By contrast, the greatest contribution to environmental effects from electric vehicles comes from electricity provision (67%), which is of course likewise indirectly linked to vehicle use. The energy consumption of a medium-sized compact class electric passenger car is currently around 19 kWh/100 km on average. The efficiency of the powertrain is therefore mostly independent of the speed – by contrast with combustion engines.
Throughout the life cycle of an electric car, the manufacturing costs also contribute a proportion of over 30% to the climatic effect. Around 9.5 tonnes of CO2 equivalents are released during production of a battery vehicle with a 200 km range; the figure is just under 6 tonnes for combustion-engined cars. Vehicle disposal and maintenance play only a subordinate role, which is sometimes because the preparation of recycled materials for vehicle manufacturing is added to the production of the vehicle.
Comparison of environmental effects for a battery vehicle (with a range of 200 km) and a combustion-engined vehicle:
Environmental effect: Contribution to global warming over a period of 100 years
Comparison: Electric vehicles benefit from the increasing proportion of renewable energies in the power mix, primarily in the usage phase. Although battery production generates relevant additional greenhouse gas emissions, there is in most cases a reduction in greenhouse gas emissions compared to conventional vehicles over the entire life cycle – even with today’s power mix.
Environmental effect: Contribution to the reduction of the pH-level of soils and water courses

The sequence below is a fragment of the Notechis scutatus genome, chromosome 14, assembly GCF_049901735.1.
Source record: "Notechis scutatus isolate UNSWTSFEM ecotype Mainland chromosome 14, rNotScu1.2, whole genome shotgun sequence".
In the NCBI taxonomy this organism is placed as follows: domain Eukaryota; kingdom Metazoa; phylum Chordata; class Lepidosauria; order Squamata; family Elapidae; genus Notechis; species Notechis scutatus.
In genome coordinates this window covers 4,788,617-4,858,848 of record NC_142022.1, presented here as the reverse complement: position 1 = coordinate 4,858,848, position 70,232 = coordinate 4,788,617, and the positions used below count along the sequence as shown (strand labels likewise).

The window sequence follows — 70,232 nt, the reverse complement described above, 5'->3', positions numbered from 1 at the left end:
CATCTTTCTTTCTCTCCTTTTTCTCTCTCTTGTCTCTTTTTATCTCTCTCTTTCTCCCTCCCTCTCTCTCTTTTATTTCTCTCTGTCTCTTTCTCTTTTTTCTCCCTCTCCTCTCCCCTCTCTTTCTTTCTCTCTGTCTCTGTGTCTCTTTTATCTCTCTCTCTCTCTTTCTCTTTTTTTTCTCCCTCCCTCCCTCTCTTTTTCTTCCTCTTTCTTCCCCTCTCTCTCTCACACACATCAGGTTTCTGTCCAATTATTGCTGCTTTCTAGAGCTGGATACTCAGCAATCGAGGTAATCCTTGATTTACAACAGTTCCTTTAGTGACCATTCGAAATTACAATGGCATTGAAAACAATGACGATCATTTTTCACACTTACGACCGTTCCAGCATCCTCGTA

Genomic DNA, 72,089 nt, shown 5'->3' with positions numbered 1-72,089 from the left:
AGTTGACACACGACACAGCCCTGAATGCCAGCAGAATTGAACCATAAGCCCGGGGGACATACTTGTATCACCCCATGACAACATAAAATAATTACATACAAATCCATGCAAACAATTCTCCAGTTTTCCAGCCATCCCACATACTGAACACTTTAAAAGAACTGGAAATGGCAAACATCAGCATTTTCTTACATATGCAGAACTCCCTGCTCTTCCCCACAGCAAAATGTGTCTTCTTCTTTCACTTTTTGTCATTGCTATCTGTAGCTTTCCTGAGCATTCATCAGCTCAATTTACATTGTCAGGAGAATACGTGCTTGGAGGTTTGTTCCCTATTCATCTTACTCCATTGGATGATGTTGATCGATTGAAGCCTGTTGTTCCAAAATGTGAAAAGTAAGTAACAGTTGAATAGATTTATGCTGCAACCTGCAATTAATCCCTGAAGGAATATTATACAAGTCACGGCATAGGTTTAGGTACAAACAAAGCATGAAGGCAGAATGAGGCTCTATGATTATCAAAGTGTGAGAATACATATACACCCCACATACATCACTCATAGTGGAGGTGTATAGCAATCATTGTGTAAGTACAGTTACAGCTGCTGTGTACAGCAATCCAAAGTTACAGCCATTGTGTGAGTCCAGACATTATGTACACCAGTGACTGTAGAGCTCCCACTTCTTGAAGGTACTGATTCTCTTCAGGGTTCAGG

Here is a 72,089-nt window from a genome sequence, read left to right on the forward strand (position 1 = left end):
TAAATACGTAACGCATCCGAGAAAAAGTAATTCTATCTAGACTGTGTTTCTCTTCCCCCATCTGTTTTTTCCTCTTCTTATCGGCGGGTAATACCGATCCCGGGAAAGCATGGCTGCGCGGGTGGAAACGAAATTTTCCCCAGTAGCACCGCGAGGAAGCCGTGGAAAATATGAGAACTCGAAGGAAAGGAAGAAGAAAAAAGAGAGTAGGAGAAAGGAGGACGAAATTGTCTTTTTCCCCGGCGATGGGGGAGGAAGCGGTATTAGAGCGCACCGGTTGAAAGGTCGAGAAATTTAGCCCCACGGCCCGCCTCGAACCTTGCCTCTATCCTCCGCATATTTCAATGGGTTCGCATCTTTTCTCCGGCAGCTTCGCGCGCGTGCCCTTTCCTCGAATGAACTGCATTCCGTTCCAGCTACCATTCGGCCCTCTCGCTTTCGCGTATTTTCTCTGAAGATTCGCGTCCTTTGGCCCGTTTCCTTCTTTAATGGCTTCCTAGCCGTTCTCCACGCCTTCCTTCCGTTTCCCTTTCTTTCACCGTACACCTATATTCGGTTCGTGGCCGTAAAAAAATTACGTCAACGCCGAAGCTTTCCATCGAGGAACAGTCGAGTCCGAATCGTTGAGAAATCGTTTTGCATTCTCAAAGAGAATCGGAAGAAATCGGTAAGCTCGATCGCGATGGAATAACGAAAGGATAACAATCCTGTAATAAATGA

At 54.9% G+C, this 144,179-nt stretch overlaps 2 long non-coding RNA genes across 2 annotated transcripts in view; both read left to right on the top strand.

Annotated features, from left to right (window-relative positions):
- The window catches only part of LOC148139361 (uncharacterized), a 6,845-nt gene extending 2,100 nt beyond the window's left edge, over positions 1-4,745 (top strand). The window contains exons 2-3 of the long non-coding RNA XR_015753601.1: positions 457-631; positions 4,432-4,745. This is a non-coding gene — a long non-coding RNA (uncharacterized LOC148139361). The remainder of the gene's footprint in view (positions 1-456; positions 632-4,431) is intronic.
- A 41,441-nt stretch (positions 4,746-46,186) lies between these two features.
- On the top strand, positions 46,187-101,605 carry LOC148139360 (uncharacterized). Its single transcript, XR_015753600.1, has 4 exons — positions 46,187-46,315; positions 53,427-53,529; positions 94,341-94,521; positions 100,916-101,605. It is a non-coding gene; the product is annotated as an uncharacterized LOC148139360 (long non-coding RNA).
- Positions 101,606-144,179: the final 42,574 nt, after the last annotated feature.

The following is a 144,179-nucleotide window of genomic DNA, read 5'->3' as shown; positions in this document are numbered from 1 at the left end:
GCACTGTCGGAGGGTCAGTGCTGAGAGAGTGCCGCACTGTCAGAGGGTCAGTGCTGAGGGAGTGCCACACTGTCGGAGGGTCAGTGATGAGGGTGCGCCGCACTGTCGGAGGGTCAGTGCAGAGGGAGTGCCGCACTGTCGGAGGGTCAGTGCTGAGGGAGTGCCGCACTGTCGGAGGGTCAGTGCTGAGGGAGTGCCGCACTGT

Comparison: The production of battery vehicles contributes a greater acidification potential through the overall higher use of materials and the use of certain materials (nickel, cobalt and lithium) within the battery.
Environmental effect: Beitrag zur Überdüngung von Böden
Comparison: In conventional vehicles, around 50% of the eutrophication effect is caused directly by exhaust emissions, with an added eutrophication effect through fuel provision. As neither of these factors apply to electric vehicles, they offer advantages in this area by comparison with conventional powertrains. However, vehicle production presents increased potential for environmental damage.
Environmental impact: Contribution to the increase in particulate concentration (particle <10µm)
Comparison: In the upstream chain, battery production generates high particulate emissions, with the result that the emissions are significantly higher when calculated over the entire life cycle than for conventional vehicles. During operation, however, battery vehicles cause no particulate emissions, which is of particular benefit in otherwise very highly polluted urban areas.
Environmental impact: Contribution to the formation of ground-level ozone